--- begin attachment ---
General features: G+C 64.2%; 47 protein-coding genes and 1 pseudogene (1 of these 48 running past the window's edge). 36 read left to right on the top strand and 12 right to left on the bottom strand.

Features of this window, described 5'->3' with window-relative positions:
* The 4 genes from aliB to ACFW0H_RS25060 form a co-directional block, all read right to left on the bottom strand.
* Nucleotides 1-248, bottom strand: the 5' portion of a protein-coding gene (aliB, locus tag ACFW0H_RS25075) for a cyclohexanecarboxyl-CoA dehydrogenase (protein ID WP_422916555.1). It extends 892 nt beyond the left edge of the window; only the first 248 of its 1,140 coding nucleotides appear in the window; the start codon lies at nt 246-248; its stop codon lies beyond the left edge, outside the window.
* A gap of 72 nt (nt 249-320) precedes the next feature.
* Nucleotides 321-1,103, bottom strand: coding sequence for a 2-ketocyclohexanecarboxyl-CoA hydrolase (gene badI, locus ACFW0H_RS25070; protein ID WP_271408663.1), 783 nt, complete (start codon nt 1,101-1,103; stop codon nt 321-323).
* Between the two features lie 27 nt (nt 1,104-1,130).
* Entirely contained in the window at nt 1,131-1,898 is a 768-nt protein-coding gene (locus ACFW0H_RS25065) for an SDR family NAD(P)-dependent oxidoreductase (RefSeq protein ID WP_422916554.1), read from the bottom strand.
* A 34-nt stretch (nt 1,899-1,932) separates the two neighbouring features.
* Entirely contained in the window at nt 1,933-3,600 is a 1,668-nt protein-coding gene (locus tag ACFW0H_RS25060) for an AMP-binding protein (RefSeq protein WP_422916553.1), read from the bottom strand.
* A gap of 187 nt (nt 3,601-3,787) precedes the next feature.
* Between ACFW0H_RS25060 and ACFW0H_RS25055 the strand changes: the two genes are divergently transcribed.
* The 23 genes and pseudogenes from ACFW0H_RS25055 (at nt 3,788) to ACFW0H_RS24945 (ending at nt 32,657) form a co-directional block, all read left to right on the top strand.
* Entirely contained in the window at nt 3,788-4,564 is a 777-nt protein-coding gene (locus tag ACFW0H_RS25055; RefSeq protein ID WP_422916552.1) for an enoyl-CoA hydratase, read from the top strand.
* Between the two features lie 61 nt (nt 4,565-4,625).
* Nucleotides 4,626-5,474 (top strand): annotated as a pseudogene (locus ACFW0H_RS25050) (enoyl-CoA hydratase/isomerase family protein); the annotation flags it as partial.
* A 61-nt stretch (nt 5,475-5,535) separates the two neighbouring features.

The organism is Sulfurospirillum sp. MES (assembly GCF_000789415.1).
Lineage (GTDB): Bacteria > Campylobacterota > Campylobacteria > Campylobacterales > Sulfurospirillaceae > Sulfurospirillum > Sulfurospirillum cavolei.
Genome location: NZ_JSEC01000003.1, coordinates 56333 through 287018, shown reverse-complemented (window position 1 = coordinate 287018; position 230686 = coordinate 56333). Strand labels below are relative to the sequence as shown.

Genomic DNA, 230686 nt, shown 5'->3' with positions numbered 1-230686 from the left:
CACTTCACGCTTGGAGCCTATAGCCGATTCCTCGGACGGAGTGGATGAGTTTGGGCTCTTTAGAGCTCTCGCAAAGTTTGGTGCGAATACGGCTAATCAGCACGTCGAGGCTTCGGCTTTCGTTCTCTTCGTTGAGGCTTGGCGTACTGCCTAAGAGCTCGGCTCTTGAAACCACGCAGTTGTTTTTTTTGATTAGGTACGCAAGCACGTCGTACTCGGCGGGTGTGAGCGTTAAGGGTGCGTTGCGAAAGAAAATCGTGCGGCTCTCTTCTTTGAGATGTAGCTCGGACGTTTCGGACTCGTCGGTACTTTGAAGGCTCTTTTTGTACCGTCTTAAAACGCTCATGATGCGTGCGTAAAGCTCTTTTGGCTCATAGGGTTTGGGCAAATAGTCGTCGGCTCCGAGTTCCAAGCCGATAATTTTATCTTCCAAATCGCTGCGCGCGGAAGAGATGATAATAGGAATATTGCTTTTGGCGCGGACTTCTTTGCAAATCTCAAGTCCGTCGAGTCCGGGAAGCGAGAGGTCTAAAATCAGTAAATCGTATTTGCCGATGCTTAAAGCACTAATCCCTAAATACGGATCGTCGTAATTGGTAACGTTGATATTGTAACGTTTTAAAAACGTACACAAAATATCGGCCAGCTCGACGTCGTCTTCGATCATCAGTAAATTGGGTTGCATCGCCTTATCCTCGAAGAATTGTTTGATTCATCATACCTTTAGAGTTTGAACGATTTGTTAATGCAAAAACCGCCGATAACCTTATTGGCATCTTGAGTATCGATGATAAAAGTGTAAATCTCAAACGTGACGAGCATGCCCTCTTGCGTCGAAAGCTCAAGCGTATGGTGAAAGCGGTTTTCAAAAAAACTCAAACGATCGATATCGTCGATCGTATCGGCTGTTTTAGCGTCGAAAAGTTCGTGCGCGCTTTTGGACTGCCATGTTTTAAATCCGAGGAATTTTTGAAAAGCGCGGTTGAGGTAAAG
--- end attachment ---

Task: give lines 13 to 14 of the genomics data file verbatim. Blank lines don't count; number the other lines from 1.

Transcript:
* The 23 genes and pseudogenes from ACFW0H_RS25055 (at nt 3,788) to ACFW0H_RS24945 (ending at nt 32,657) form a co-directional block, all read left to right on the top strand.
* Entirely contained in the window at nt 3,788-4,564 is a 777-nt protein-coding gene (locus tag ACFW0H_RS25055; RefSeq protein ID WP_422916552.1) for an enoyl-CoA hydratase, read from the top strand.